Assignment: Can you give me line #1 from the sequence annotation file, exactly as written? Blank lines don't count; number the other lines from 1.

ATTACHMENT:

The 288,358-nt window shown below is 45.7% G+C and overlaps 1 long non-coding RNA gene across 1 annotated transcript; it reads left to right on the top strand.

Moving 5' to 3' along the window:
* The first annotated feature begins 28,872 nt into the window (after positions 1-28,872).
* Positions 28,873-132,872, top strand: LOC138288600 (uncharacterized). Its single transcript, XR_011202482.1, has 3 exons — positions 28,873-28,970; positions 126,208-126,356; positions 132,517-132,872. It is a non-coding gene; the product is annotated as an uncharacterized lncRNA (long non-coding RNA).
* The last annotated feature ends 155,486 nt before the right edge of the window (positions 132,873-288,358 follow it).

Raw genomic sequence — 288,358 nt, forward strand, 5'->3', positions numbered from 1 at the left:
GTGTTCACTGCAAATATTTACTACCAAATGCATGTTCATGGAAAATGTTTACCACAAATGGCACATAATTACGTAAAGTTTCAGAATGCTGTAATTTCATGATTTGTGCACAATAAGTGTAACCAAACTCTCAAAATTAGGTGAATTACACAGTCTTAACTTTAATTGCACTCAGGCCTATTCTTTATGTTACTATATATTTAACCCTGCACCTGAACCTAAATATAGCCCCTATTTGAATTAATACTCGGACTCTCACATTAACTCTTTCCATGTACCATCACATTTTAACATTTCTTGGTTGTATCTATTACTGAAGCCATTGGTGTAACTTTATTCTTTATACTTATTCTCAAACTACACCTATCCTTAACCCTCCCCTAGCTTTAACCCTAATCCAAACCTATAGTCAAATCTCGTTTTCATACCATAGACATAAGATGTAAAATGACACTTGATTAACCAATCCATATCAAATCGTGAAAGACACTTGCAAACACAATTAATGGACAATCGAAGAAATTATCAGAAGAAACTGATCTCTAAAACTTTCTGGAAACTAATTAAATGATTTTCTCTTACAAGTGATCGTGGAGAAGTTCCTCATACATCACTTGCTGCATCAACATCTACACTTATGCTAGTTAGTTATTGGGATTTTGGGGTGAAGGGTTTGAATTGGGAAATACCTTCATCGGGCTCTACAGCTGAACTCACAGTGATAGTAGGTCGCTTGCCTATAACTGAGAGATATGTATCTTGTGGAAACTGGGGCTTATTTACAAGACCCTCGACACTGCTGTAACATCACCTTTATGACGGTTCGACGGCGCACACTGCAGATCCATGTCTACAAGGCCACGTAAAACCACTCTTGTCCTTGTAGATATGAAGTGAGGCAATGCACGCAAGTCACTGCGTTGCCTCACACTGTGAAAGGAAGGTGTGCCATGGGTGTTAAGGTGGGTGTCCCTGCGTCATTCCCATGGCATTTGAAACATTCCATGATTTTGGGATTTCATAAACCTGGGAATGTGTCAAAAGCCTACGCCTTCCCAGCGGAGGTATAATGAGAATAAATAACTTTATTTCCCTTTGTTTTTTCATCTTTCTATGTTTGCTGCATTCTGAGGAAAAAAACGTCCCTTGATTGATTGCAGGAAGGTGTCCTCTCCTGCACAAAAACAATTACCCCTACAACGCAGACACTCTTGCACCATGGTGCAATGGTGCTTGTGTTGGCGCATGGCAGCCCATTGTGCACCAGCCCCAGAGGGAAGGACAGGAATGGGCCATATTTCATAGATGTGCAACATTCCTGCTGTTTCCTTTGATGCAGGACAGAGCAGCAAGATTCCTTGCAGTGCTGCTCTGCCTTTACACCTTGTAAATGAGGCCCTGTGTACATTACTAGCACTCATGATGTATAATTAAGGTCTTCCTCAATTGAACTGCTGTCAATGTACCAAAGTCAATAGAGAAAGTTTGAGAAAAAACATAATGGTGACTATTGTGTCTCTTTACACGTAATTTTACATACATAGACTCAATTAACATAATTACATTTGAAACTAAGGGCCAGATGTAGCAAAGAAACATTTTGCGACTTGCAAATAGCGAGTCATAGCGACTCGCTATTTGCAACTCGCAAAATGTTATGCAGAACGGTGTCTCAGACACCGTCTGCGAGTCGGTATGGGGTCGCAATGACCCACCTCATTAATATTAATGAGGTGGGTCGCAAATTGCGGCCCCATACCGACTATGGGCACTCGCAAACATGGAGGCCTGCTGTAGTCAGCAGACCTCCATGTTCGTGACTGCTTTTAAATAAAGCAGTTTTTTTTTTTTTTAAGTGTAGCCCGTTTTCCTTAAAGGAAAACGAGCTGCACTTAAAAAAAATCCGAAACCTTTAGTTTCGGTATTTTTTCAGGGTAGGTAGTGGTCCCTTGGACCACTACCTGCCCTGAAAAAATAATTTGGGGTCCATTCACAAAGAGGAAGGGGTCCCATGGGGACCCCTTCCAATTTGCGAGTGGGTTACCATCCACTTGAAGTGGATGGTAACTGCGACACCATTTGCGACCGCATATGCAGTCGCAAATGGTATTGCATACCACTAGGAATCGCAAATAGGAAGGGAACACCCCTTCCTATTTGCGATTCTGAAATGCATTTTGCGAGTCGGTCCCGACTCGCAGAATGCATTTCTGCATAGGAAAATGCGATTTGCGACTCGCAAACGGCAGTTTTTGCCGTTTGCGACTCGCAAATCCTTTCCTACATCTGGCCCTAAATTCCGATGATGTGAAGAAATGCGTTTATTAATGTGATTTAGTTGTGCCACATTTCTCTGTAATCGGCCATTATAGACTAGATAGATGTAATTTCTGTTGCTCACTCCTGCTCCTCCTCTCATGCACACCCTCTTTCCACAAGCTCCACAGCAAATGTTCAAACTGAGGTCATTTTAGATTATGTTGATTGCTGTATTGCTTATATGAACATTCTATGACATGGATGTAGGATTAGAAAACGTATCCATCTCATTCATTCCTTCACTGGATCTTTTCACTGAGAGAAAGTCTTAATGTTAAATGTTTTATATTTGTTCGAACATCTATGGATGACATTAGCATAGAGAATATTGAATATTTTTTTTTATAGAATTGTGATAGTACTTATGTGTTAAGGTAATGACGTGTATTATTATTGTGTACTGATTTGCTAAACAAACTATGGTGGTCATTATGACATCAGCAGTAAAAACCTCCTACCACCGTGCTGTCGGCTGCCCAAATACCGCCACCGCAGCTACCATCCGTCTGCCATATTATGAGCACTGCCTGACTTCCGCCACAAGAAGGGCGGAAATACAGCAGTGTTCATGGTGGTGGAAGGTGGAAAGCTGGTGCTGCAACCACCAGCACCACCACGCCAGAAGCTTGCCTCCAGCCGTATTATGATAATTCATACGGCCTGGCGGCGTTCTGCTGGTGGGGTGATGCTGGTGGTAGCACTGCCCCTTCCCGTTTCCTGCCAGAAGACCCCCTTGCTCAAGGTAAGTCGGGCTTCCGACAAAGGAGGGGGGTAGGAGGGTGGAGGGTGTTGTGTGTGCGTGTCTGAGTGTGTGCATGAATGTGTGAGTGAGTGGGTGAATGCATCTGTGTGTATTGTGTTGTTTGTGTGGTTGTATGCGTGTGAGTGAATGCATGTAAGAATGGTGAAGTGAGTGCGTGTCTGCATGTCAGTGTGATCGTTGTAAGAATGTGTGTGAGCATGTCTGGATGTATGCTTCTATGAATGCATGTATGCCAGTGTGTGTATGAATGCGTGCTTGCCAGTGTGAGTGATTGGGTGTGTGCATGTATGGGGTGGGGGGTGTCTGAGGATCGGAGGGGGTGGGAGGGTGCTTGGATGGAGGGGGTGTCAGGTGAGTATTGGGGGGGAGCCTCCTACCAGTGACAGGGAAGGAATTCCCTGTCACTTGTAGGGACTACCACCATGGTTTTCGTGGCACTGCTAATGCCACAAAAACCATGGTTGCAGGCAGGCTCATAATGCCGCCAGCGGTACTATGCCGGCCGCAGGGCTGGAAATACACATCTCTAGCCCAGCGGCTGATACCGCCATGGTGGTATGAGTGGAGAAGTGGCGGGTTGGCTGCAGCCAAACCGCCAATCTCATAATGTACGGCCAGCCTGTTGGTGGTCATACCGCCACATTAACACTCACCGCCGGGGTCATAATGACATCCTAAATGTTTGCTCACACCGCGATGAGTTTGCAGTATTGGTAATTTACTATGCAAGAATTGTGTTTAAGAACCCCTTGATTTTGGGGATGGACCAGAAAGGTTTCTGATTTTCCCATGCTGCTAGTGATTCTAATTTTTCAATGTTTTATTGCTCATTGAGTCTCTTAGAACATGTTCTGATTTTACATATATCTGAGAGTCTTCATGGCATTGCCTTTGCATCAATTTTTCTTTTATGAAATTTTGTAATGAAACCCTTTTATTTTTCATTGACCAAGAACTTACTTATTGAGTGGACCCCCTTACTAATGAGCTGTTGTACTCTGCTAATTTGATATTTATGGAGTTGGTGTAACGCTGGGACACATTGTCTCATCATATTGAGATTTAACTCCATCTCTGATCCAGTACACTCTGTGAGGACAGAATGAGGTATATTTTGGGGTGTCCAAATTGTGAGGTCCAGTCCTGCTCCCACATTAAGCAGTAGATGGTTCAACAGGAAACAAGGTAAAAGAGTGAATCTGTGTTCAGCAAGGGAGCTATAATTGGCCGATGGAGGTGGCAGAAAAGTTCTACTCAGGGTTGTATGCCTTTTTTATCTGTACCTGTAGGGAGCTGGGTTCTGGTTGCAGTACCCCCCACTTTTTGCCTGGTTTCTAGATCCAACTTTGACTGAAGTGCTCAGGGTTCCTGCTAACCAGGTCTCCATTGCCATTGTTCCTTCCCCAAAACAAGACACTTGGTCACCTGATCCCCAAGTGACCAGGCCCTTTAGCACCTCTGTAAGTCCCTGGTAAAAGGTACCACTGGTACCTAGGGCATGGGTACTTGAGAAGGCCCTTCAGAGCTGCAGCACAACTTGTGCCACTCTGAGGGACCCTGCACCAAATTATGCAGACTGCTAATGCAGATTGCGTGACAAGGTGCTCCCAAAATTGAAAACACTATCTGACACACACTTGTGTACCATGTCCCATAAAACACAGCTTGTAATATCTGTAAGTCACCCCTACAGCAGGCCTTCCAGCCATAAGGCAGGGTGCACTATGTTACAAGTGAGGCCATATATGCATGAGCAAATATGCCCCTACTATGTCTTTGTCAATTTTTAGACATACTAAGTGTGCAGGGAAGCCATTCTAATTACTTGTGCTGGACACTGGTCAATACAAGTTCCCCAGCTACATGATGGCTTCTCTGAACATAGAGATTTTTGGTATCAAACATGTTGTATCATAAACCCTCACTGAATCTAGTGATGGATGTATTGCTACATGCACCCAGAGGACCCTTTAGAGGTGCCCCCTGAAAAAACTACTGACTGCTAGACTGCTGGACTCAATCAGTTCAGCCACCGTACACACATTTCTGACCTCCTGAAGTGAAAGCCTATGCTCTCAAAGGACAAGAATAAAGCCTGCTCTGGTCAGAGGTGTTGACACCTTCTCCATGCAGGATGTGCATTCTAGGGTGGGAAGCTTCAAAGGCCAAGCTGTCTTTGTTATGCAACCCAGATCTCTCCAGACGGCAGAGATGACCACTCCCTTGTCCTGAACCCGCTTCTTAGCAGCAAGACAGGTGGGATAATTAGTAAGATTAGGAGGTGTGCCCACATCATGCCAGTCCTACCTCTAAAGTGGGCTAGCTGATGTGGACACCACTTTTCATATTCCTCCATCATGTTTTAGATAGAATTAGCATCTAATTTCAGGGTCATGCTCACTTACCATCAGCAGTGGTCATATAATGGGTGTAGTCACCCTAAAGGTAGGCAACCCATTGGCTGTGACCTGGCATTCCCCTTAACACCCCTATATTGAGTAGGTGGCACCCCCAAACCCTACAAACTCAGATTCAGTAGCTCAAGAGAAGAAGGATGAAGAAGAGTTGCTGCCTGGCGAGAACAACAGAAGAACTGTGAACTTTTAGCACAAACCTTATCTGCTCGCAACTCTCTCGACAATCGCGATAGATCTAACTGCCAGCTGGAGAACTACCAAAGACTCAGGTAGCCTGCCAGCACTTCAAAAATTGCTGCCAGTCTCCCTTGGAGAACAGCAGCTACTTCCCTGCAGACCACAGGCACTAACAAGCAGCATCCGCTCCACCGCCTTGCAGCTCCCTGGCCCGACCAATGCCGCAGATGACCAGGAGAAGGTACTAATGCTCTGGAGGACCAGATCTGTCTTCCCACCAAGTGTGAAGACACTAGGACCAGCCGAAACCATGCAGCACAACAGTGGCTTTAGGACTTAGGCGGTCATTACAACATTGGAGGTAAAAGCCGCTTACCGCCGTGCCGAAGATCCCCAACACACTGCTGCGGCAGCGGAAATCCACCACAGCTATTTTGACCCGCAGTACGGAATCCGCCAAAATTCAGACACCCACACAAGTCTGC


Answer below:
The 288,358-nt window shown below is 45.7% G+C and overlaps 1 long non-coding RNA gene across 1 annotated transcript; it reads left to right on the top strand.